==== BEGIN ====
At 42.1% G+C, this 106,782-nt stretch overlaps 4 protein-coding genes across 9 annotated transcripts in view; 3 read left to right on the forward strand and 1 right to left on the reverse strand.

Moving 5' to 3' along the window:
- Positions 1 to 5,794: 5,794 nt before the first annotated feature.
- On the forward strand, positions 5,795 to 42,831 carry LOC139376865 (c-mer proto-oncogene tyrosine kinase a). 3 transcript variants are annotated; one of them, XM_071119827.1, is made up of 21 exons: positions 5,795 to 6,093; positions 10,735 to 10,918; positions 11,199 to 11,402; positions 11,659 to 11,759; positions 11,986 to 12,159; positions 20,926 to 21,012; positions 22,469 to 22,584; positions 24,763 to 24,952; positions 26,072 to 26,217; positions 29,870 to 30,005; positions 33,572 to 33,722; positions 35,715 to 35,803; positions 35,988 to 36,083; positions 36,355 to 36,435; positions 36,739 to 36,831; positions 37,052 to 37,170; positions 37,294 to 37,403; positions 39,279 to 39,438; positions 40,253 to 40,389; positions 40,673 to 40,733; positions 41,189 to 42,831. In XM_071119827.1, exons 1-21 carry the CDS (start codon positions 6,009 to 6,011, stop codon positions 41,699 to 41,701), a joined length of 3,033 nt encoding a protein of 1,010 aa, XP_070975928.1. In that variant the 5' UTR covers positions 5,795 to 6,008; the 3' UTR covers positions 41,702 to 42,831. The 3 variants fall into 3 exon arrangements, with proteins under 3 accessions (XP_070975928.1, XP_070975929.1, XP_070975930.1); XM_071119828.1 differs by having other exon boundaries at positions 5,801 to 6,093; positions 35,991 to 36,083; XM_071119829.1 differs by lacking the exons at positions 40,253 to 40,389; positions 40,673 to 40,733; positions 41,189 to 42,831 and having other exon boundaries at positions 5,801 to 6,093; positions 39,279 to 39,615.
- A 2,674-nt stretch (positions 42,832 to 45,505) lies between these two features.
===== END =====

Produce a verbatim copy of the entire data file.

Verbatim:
At 42.1% G+C, this 106,782-nt stretch overlaps 4 protein-coding genes across 9 annotated transcripts in view; 3 read left to right on the forward strand and 1 right to left on the reverse strand.

Moving 5' to 3' along the window:
- Positions 1 to 5,794: 5,794 nt before the first annotated feature.
- On the forward strand, positions 5,795 to 42,831 carry LOC139376865 (c-mer proto-oncogene tyrosine kinase a). 3 transcript variants are annotated; one of them, XM_071119827.1, is made up of 21 exons: positions 5,795 to 6,093; positions 10,735 to 10,918; positions 11,199 to 11,402; positions 11,659 to 11,759; positions 11,986 to 12,159; positions 20,926 to 21,012; positions 22,469 to 22,584; positions 24,763 to 24,952; positions 26,072 to 26,217; positions 29,870 to 30,005; positions 33,572 to 33,722; positions 35,715 to 35,803; positions 35,988 to 36,083; positions 36,355 to 36,435; positions 36,739 to 36,831; positions 37,052 to 37,170; positions 37,294 to 37,403; positions 39,279 to 39,438; positions 40,253 to 40,389; positions 40,673 to 40,733; positions 41,189 to 42,831. In XM_071119827.1, exons 1-21 carry the CDS (start codon positions 6,009 to 6,011, stop codon positions 41,699 to 41,701), a joined length of 3,033 nt encoding a protein of 1,010 aa, XP_070975928.1. In that variant the 5' UTR covers positions 5,795 to 6,008; the 3' UTR covers positions 41,702 to 42,831. The 3 variants fall into 3 exon arrangements, with proteins under 3 accessions (XP_070975928.1, XP_070975929.1, XP_070975930.1); XM_071119828.1 differs by having other exon boundaries at positions 5,801 to 6,093; positions 35,991 to 36,083; XM_071119829.1 differs by lacking the exons at positions 40,253 to 40,389; positions 40,673 to 40,733; positions 41,189 to 42,831 and having other exon boundaries at positions 5,801 to 6,093; positions 39,279 to 39,615.
- A 2,674-nt stretch (positions 42,832 to 45,505) lies between these two features.